Justice Dooley and Justice Skoglund disagree, thank you very much.
The dissenting Justices concede their desire to resolve litigation on the merits and avoid default judgments. However, they state a trial court's discretion to give relief from default judgment needs limits and be should be governed by standards otherwise, in Justice Dooley's words, "we simply create injustice under the guise of preventing it." The dissenters do not agree with “the standardless, unlimited discretion” which here the majority creates.
Justice Dooley begins by pointing out Defendant is a bank and the bank is in the business of holding money for customers, and is routinely subjected to attempts by creditors to find funds used to pay judgments by bank customer. The bank's obligation was standard and routine and should have been very familiar.
The dissenters focus on the governing statute which provides that the alleged trustee must disclose within the time limit SCOV provides by rule or "he shall be defaulted, and adjudged a trustee." Further, Vermont Rules of Civil Procedure rule 4.2 (F) requires the bank to "serve the disclosure under oath within 30 days after the service of the trustee summons" but also adds "unless the (lower) court otherwise directs." Accordingly, the dissenters have three reasons they conclude the bank's failure to either disclose or seek an extension of time in which to disclose within 30 days made it a trustee as a matter of law.
First, the Rule provides the bank "shall be defaulted" unless it discloses during the time period established by rule, which is 30 days unless otherwise ordered. The 30 days expired with no order of a different time. At that time, the mandatory consequence went into effect. Second, the majority's theory gives “standardless discretion” to the trial judge where such a blanket authority is unnecessary because any Defendant who is defaulted and is required to pay a judgment may file a Rule 55(c) motion to set aside the default and seek discretionary relief based on the cause of the failure to make a timely disclosure, and Defendants would have to show excusable neglect or comparable grounds.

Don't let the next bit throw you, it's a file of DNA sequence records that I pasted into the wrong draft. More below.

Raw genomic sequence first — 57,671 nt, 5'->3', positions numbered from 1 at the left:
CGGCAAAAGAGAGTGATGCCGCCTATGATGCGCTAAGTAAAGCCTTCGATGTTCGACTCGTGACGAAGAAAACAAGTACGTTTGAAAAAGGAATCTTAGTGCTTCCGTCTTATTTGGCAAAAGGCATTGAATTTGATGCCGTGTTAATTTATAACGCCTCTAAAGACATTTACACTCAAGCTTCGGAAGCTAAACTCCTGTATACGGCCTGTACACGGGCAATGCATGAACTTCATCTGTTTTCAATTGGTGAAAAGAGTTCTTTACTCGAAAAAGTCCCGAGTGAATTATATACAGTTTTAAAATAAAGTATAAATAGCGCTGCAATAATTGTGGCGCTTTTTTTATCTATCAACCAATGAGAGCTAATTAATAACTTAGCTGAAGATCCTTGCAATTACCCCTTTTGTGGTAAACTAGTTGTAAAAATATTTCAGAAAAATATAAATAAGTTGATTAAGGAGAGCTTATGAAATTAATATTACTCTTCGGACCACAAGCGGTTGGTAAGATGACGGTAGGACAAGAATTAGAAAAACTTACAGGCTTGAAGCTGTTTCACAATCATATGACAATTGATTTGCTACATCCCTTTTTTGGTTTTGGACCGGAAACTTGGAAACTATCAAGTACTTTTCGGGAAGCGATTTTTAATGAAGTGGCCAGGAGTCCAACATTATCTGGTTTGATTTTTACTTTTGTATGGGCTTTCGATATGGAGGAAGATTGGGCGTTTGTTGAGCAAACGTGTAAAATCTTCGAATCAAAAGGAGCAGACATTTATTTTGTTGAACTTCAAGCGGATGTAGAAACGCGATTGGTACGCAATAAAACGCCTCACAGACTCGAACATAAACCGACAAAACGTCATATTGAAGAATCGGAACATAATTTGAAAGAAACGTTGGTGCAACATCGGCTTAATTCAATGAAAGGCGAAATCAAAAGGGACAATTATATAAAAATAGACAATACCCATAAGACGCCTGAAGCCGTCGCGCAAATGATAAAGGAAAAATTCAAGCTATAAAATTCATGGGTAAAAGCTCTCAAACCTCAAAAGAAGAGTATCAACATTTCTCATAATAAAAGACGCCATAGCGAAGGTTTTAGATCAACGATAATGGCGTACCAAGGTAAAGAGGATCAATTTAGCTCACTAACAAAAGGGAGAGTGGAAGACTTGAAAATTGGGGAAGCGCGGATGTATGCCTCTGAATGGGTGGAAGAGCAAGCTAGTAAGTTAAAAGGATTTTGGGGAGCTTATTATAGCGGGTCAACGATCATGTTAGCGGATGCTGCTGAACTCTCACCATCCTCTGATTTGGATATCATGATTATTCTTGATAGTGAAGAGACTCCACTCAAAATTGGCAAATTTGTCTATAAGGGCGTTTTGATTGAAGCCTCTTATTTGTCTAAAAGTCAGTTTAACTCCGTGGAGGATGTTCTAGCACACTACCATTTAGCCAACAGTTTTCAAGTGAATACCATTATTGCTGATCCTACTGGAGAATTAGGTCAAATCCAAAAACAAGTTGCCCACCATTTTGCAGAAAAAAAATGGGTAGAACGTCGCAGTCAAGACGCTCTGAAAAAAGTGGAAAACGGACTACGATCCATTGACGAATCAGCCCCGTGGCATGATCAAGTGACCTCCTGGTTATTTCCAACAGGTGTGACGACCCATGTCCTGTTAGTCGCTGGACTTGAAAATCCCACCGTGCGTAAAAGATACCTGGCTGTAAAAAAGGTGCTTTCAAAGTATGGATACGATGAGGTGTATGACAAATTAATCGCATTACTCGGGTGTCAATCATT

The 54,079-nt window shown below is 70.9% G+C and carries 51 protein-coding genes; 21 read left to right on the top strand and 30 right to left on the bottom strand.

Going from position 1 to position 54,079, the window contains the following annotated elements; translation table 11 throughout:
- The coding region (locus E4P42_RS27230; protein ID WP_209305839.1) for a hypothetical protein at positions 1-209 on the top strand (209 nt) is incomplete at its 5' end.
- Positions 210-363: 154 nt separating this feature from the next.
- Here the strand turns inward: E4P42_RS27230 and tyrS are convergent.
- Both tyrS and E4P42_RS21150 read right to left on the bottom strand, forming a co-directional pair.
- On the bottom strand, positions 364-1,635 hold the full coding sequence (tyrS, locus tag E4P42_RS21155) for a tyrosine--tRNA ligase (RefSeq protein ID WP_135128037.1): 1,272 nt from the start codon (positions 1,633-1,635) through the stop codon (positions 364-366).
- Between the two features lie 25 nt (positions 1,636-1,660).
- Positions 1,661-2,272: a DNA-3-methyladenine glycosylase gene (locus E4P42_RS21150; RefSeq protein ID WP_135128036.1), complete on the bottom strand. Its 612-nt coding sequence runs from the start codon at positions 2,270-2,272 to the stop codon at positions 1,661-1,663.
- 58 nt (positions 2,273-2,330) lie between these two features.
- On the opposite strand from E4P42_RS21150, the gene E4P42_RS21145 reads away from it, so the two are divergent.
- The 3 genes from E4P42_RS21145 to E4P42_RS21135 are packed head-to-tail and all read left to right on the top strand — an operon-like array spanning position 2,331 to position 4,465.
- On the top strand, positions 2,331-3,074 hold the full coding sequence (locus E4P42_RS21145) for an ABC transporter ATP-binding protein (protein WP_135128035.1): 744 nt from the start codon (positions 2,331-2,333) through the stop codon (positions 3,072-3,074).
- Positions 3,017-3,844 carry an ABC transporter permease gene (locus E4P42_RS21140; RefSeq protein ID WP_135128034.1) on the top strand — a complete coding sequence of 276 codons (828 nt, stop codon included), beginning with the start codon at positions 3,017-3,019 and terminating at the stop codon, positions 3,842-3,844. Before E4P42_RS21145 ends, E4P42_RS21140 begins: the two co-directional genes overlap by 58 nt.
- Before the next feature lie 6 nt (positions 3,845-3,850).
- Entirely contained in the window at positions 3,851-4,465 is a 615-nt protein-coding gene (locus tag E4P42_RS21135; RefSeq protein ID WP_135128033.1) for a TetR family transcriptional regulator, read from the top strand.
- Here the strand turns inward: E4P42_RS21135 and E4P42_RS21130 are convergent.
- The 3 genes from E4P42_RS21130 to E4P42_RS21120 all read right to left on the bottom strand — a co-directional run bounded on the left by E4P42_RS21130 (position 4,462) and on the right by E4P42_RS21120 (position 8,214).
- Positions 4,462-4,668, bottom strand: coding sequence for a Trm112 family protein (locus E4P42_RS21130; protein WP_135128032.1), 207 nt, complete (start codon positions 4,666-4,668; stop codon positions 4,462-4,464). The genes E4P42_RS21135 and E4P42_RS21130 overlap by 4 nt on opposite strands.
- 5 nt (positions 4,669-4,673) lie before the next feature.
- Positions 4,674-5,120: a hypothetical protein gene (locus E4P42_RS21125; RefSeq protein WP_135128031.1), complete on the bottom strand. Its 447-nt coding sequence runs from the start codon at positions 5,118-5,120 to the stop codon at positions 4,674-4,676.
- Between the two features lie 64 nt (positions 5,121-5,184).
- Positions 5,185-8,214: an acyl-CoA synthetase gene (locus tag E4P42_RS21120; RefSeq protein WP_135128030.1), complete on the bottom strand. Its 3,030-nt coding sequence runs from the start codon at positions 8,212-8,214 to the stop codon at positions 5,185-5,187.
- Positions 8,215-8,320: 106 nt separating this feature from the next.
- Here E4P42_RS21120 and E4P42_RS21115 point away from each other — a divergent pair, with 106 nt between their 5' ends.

As an aside—and to contradict its majority counterparts—the Justices state no Maine decision authorized the trial judge to retroactively change the disclosure deadline. Instead, the Maine courts have held that a trustee seeking relief from an entry of default must meet the "good cause" standard contained in the applicable Maine civil rule.
After a brief Maine history lesson and case synopsis, the dissenters come back to the case at hand. They reiterate the majority interpretation of the Maine cases arise in situations that are "procedurally different" and, therefore, irrelevant to this case; but, Justice Dooley calls Shenanigans! Well, he actually calls it a “quibble,” but I know what he meant.
Nothing in the majority decision suggests that if there had been an entry of default as authorized by the Rule, the judge would have lost the discretionary power to retroactively declare that the Trustee's response was timely. Justice Dooley agrees that BSL should have the opportunity to seek relief from the default judgment, but that the opportunity should occur through a motion to set aside the judgment under Rule 55(c), and the bank should have to demonstrate good cause or compliance with applicable rules.
The third rationale for the dissent is that the majority's decision sends out "exactly the wrong message to financial institutions" because Trustee Process only works if banks and other financial institutions “adopt systems to respond promptly, accurately, and transparently” to trustee process summons. Letting banks off with no demonstrated showing that it has a system to respond in the future, in Justice Dooley's judgment, is a missed opportunity to induce compliance, and that creates the inequality.